CLEVELAND — In his debut season, Terry Francona reversed the fortune of the Indians and changed the losing culture of baseball in Cleveland.
For that he was rewarded with his first career manager of the year award Tuesday.
Francona, whose Indians matched the franchise record for year-to-year improvement (92 wins from 68 in 2012) and returned to the postseason for the first time since 2007 as the American League’s top wild-card representative, edged Boston’s John Farrell for the award.
Francona, 54, received 16 of 30 first-place votes from the Baseball Writers Association of America, while Farrell, whose Red Sox won the AL East and went on to capture the World Series title, got 12. The other two first-place votes went to Oakland’s Bob Melvin, who finished third.
Pittsburgh’s Clint Hurdle, who like Francona, led a remarkable turnaround, was named NL Manager of the Year, receiving 25 of the 30 first-place votes. Voting was completed prior to the postseason.
“This is an organizational award,” Francona said on conference call Tuesday night from his offseason home in Tucson, Ariz. “It’s an honor to have my name on it, but this is such an organizational award. That’s what makes me so happy.
“From the moment I was hired, it’s always been a ‘we’ mentality, not just the players, but the front office and ownership. I think we did it together all year.”
Francona becomes only the second Indians manager to receive the honor since the inception of the award in 1983, with Eric Wedge also winning in 2007. Despite winning two world championships and qualifying for the postseason five times during an eight-year tenure in Boston from 2004-11, Francona had never received a first-place vote in the manager of the year race. He also managed four years in Philadelphia from 1997-2000.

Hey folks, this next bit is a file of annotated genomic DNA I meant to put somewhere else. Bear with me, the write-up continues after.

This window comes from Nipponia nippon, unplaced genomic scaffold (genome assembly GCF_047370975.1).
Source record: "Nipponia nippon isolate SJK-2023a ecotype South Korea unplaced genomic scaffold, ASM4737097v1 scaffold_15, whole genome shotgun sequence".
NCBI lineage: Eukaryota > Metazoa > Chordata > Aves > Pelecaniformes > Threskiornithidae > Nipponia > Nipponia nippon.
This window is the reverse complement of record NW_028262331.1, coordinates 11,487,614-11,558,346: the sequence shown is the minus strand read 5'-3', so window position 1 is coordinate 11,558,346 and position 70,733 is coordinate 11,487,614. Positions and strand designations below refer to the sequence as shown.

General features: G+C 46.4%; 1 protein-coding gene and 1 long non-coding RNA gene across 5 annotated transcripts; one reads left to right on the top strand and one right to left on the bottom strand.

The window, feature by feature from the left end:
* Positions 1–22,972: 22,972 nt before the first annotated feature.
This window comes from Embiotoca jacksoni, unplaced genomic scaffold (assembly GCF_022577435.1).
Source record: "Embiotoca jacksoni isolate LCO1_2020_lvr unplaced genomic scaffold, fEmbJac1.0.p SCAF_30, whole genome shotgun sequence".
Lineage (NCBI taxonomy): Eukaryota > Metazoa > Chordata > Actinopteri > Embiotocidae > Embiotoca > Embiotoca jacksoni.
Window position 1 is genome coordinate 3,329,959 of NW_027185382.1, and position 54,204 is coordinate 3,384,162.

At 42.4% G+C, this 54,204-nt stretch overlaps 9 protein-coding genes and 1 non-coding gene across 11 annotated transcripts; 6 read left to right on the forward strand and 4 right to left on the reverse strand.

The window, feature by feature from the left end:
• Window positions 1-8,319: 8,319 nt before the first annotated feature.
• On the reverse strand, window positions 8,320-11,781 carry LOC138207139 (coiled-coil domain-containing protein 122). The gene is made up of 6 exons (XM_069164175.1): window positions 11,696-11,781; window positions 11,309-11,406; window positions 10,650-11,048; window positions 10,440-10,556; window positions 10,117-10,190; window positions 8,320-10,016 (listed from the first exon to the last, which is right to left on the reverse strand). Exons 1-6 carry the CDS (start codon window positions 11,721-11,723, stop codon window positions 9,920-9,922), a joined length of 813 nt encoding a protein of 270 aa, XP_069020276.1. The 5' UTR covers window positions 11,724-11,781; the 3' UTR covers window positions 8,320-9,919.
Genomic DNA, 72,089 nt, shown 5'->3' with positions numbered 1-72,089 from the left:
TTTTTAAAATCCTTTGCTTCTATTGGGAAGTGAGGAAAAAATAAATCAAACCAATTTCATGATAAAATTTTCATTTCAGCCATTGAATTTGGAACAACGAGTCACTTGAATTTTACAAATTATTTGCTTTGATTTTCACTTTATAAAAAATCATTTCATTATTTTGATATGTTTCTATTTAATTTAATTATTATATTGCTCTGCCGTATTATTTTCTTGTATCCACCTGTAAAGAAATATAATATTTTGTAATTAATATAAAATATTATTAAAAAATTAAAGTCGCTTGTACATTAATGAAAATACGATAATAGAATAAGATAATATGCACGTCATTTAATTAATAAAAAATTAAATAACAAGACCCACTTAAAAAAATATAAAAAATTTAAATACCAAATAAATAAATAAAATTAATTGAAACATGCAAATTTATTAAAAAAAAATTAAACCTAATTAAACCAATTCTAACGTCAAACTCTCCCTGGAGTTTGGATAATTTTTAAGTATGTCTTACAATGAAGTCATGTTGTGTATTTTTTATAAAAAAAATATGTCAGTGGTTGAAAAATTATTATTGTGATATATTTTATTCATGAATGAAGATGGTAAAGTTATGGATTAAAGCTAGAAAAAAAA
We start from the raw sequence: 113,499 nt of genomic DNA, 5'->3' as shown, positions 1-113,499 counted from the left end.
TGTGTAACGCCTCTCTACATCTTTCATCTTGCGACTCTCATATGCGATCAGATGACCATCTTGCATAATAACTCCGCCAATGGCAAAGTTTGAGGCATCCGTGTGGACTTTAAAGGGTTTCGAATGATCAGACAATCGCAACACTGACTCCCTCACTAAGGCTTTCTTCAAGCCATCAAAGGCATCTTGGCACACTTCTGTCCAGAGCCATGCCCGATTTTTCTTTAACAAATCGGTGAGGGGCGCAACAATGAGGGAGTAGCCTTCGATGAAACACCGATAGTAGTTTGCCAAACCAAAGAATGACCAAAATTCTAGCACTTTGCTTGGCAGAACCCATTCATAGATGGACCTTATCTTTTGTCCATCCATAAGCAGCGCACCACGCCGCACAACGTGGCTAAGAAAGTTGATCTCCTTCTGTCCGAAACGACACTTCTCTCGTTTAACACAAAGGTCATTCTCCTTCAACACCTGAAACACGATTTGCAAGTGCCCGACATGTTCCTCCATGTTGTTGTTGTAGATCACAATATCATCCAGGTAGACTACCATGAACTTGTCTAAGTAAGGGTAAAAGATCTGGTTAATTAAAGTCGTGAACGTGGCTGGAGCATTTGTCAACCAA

Francona’s ties with Cleveland run deep. Both he and his father played for the Indians and he is close with team president Mark Shapiro and general manager Chris Antonetti. That’s what made the success he enjoyed this season special.
The Indians overcame a wealth of injuries and showed resiliency to finish strong, just a game behind first-place Detroit in the Central Division standings. They hosted a one-game wild-card game that they lost 4-0 to Tampa Bay.
“There were a lot of things I was proud of,” Francona said. “The biggest thing is just how we did it. We did it the right way. We didn’t reach our ultimate goal, but we’re getting there. And it’s going to be a lot of fun with this group.”
Francona was extremely popular among Indians players. Many of Cleveland’s high-profile offseason additions said the manager was a factor in their signing.
“Congrats to Tito on AL Manager of the Year. He was the first domino to fall last off season and was the key to our success #Tribevstheworld,” tweeted relief pitcher Vinnie Pestano.
“Congrats to #Tito for winning AL manager of the year. Well deserved and a honor to play for!!” starting pitcher Scott Kazmir tweeted.
Francona said he received a number of congratulatory texts from Indians players and people around baseball, but isn’t planning a big celebration.
“I have a load of laundry in right now, and I’m going to go golfing (this) morning like I always do,” he said. “I’ve got nothing planned. I’m not going to celebrate. The way I celebrated it was the whole year. I got to live it. That means a whole lot more to me than a trophy or plaque.”
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